Report: Judicial Security Programs Languishing

With hundreds of threats hurled their way each year, federal judges rely on protection from the U.S. Marshals Service — but a new Justice Department report found that the service has not adequately followed up on intended reforms in providing protection to judges, despite an increase in the number of threats since 2004.

"We believe that, to fulfill its critical mission of protecting the federal judiciary, the U.S. MS must exhibit a greater sense of urgency in implementing its plans for improving its capability to assess reported threats, creating and sharing protective intelligence on potential threats, and completing the implementation of enhanced security measures," concluded the inspector general's report released Wednesday.

The Marshals Service is responsible for protecting about 2,200 federal judges, and more than 5,500 staffers and jurors at more than 400 court facilities nationwide.

In a statement, Inspector General Glenn Fine said, "Given the importance of the issue of judicial protection, and the threats to federal judges in the past, we believe that the Marshals Service should move quickly to implement its plans to improve the protection of the federal judiciary."

The issue of judicial security gained attention in 2005 when U.S. District Judge Joan Lefkow found both her husband and mother shot to death in her house outside Chicago. Lefkow had presided over the trial of a white supremacist, and had previously received several threats related to the case.

According to the inspector general's review, 2,018 threats were reported to the Marshals Service in fiscal years 2005 and 2006.

In 2006 alone, "684 inappropriate communications or threats were directed toward federal judges, 162 were directed at U.S. attorneys and assistant U.S. attorneys, and 265 were directed at other U.S. MS protectees," the report states.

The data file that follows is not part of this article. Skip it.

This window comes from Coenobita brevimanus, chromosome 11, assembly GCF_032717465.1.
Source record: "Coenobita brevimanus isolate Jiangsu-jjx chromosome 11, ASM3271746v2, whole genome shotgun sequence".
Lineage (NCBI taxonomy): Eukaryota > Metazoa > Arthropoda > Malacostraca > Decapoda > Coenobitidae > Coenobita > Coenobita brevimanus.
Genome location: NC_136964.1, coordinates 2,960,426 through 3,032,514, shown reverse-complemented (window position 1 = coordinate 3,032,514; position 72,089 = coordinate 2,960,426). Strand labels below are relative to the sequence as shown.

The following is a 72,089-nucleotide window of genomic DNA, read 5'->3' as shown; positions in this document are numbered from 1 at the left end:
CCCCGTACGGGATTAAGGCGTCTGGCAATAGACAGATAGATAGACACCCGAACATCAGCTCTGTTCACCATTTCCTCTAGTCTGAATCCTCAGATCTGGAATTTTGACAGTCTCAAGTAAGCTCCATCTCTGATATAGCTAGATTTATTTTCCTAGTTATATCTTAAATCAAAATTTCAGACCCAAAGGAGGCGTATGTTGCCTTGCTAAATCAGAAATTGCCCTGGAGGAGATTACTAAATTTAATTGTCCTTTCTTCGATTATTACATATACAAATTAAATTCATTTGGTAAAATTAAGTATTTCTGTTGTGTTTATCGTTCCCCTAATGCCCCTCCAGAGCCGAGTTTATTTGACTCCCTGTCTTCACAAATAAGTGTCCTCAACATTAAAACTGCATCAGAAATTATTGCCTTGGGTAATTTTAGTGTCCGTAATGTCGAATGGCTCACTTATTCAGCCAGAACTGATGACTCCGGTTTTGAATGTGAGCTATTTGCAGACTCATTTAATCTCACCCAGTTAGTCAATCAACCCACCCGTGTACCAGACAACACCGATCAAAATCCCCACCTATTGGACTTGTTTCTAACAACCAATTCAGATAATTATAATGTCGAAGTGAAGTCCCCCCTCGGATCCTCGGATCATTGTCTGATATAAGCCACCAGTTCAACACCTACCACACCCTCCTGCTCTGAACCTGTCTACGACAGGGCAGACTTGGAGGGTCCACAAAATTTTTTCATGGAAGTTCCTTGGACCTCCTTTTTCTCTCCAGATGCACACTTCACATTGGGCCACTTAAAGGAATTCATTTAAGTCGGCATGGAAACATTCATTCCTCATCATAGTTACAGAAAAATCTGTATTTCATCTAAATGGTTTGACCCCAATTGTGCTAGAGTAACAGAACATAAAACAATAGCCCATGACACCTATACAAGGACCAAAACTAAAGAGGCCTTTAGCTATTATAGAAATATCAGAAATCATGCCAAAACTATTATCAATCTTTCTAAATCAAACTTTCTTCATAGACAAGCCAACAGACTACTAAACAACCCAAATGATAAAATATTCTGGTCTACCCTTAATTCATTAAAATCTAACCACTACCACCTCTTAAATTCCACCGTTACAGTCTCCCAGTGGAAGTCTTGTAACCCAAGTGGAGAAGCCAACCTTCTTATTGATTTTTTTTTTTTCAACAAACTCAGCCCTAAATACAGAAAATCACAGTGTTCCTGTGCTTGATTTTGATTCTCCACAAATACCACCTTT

Wednesday's report was a follow-up to a 2004 report on judicial security, and revealed that, two years later, in 2006, the Marshals Service had a backlog of cases.

The Justice Department's report determined that, since the "March 2004 report, through early 2007, the U.S. MS's efforts to improve its capabilities to assess reported threats and identify potential threats, languished."

The report also found that "timeliness standards for conducting threat assessments, and over half of the threats reported by U.S. MS districts, were never assessed, resulting in a backlog of 1,190 'pending' threats awaiting assessment as of Oct. 1, 2006."

Following this period, the Marshals Service redirected assets to clear the backlog.

"By May 2007, the [Marshals Service] had eliminated the backlog of pending threat assessments. The additional resources also enabled the U.S.MS to assess new threat reports more quickly during the first half of FY 2007," the inspector general found.

The Marshals Service concurred with many of the report's findings.

In an attachment to the report, director of the Marshals Service, John Clark, noted, "The primary mission of the U.S. MS is to protect the judiciary. The U.S. MS takes this responsibility seriously and with a vigilant sense of urgency. We have improved the way we investigate and analyze threats to the judiciary, making it a priority for the U.S. MS in FY 2007 and, again, in 2008."

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